Definition of vagabond in English:

vagabond

Line breaks: vaga|bond
Pronunciation: /ˈvaɡəbɒnd
 
/

noun

1A person who wanders from place to place without a home or job.
More example sentences
  • Vagabond Tales is loosely based around the adventures of a musical vagabond who travels around the world and through time to bring different kinds of music back to the traveling minstrels of Barrage.
  • A group of vagabonds and derelicts inhabit a shelter in Moscow, presided over by a fanatical leader who preaches the love of everyone for everyone.
  • I am a dogged traveler, the determined vagabond.
Synonyms
North American hobo;
Australian bagman, knockabout, overlander, sundowner, whaler
informal bag lady
North American informal bum, bindlestiff
South African informal outie
Australian/New Zealand informal derro
1.1 informal , dated A dishonest or unprincipled person.
More example sentences
  • We can't afford first time grants for houses, but we can afford €60m to buy an ego boosting plane for the vagabonds who squandered the boom years.
  • The husband arranges her marriage with a person who is considered a vagabond.
  • According children V.I.P treatment only helps to groom rogues and vagabonds in the long term.

adjective

[attributive] Back to top  
Having no settled home: a vagabond poacher
More example sentences
  • Well these visions unfold in front of me like a play put on by a traveling band of vagabond gypsies.
  • And he was there, the vagabond journeyman sorcerer that had seized what must have seemed a reasonable opportunity at the time.
  • Block out the sight of vagabond children hawking tat at traffic intersections.
Synonyms
refugee, displaced, homeless, rootless;
drifting, unsettled, footloose;
of no fixed address/abode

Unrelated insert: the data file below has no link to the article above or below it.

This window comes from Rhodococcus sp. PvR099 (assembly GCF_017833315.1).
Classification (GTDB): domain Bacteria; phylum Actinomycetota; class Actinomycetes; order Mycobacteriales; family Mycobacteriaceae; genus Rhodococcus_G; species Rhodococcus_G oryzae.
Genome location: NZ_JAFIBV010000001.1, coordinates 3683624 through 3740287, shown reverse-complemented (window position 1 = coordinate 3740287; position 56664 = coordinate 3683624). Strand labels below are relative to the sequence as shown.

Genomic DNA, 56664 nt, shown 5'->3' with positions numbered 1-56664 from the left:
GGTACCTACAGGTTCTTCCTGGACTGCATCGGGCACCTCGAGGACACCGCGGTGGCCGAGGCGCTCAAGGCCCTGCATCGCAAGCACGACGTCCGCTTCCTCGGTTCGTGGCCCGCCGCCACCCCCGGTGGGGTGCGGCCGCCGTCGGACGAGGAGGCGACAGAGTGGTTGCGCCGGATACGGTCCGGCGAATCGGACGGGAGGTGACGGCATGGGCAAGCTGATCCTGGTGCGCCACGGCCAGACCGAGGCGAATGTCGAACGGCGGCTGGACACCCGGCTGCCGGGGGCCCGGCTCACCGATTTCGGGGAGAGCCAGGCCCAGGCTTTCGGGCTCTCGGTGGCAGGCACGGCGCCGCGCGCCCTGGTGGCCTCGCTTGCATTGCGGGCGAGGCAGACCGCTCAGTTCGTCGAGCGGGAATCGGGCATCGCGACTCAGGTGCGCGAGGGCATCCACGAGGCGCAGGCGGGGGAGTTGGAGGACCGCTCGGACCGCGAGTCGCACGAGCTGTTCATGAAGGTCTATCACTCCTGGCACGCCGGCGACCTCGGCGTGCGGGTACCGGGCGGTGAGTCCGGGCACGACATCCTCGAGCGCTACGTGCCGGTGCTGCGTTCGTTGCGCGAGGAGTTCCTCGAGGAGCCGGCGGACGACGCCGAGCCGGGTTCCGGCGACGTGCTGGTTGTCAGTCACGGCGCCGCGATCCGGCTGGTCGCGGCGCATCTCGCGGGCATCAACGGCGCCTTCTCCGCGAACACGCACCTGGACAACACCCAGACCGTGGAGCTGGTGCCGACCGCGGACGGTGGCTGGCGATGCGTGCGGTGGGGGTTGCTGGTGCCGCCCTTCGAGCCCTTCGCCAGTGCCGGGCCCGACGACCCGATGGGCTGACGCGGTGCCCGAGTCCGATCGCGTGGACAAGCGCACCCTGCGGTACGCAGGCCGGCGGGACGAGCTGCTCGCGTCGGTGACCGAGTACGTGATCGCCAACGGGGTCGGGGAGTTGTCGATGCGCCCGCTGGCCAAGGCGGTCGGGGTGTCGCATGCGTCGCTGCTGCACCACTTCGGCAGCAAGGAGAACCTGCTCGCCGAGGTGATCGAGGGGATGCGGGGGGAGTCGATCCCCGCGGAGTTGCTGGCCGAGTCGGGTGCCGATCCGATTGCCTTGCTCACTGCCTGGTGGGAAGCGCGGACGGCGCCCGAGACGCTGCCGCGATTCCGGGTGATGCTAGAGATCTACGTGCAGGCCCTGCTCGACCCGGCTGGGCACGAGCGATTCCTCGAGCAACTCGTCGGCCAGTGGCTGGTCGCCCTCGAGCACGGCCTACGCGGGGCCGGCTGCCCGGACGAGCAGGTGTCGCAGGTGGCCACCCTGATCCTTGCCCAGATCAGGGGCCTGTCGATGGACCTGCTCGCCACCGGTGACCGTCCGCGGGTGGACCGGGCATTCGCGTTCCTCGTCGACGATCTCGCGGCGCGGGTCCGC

archaic errant

verb

[no object] archaic Back to top  
Wander about as or like a vagabond: he went vagabonding about the world
More example sentences
  • At home most of the time, I would bundle my baby in his stroller and go vagabonding as and when the weather would allow.
  • Perhaps not coincidentally, Amelia's vagabonding seems to have run across a few stops of the National Air Races which were underway at the same time.
  • He vagabonded his way to Paris and immediately settled into a bohemian life.

Origin

Middle English (originally denoting a criminal): from Old French, or from Latin vagabundus, from vagari 'wander'.

Derivatives

vagabondage

noun
More example sentences
  • I could not understand why so often, in the literature of vagabondage, the vagrant beggar was described as a hypocrite.
  • After many years of vagabondage he was found mysteriously drowned in a Venetian canal in 1772.
  • There followed seventeen years of sectarian vagabondage: founded in 1830, the sect settled in Kirtland, Ohio, Jackson, Missouri, and Nauvoo, Illinois, reaching Great Salt Lake Valley, Utah, in 1847.

Definition of vagabond in:

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Pronunciation: dɪˈmɒrəlʌɪz
verb
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